NATO unity critical against terrorism: Turkish defense minister
ANKARA- Anadolu Agency
At the virtual meeting, National Defense Minister Hulusi Akar cautioned that license restrictions, sanctioning attempts, and threats against Turkey would weaken the alliance.
Akar said in a statement that the meeting's participants discussed issues on defense and deterrence, NATO's activities in Afghanistan and Iraq, and global developments.
During the meeting, Turkey's fellow alliance members, as well as NATO Secretary-General Jens Stoltenberg, expressed their condolences for the recent killing of 13 Turkish nationals by the PKK terror group in northern Iraq, he added.
The defense chief also underlined that Ankara would resolutely continue fighting the many terror groups that it faces, including Daesh/ISIS, the PKK/YPG, and Fetullah Terrorist Organization (FETO), the group behind a 2016 defeated coup in Turkey.
He noted they had briefed the other participants of the meeting on Turkey's Operation Claw-Eagle 2 against the PKK in the Gara region, which he said revealed the extent of the PKK threat in northern Iraq.
"We clearly stated that the PKK and YPG are the same terrorist organization. In addition, while the efforts to expand NATO's mission in Iraq are continuing, we also stated that the PKK terror group is the biggest obstacle to NATO's mission."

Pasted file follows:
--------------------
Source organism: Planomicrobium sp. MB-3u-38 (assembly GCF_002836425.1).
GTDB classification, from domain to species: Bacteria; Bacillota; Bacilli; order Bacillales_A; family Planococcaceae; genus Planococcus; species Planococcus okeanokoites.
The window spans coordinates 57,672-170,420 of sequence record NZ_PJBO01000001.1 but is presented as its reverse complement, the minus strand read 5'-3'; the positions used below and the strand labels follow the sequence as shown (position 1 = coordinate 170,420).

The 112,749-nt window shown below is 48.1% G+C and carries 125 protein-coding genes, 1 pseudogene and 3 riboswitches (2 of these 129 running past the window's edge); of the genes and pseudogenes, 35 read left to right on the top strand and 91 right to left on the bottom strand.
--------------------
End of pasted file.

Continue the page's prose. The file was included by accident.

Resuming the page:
Akar also said that developments in Afghanistan and the alliance's options had also been evaluated during the meeting, underlining that Turkey has thus far fulfilled its responsibilities in the war-torn country's peace process and will continue to do so.
He said that as Turkey celebrates the 69th anniversary in NATO, it would continue to play an active role in the alliance and fulfill its commitments within it.
"In conclusion, we can say that this two-day meeting, in which we expressed our views, suggestions, and expectations on defense and security issues, was held in a constructive and positive atmosphere," Akar said.
'PKK terrorists in panic, have nowhere to escape'
The PKK terrorists are cornered and its so-called administrators are in panic following Turkey’s latest anti-terror offensive in northern Iraq, Akar also said on Feb. 19.
“It is among the intelligence we got that with the operation [Claw-Eagle 2] there are serious panic and deep concern among the so-called administrators of the PKK terror group, and the group’s movement capability has been largely limited,” Akar told a flag ceremony of the Commodore of the 2nd Corvette Flotilla in the western Izmir province.
Akar said the four-day operation in the Gara region was launched after detecting the terror group’s shelters, positions, hideouts, and ammunition depots and that the terrorists were plotting an attack, as well as with an aim to confirm the obtained intelligence.
The operation was carried out by respecting Iraq’s territorial integrity and in coordination with allied countries, Akar noted.
He said the Turkish army instilled a heavy blow to the terrorists by entering their safe haven in the region.
“The so-called administrators of the terror group understood very well that the PKK terror group is left with nowhere to escape. Their caves in these places collapsed on their heads,” he said.
Stressing that the terrorists will not be able to feel safe anywhere from now on, Akar added that the operation was carried out with due care to avoid harming civilians and properties.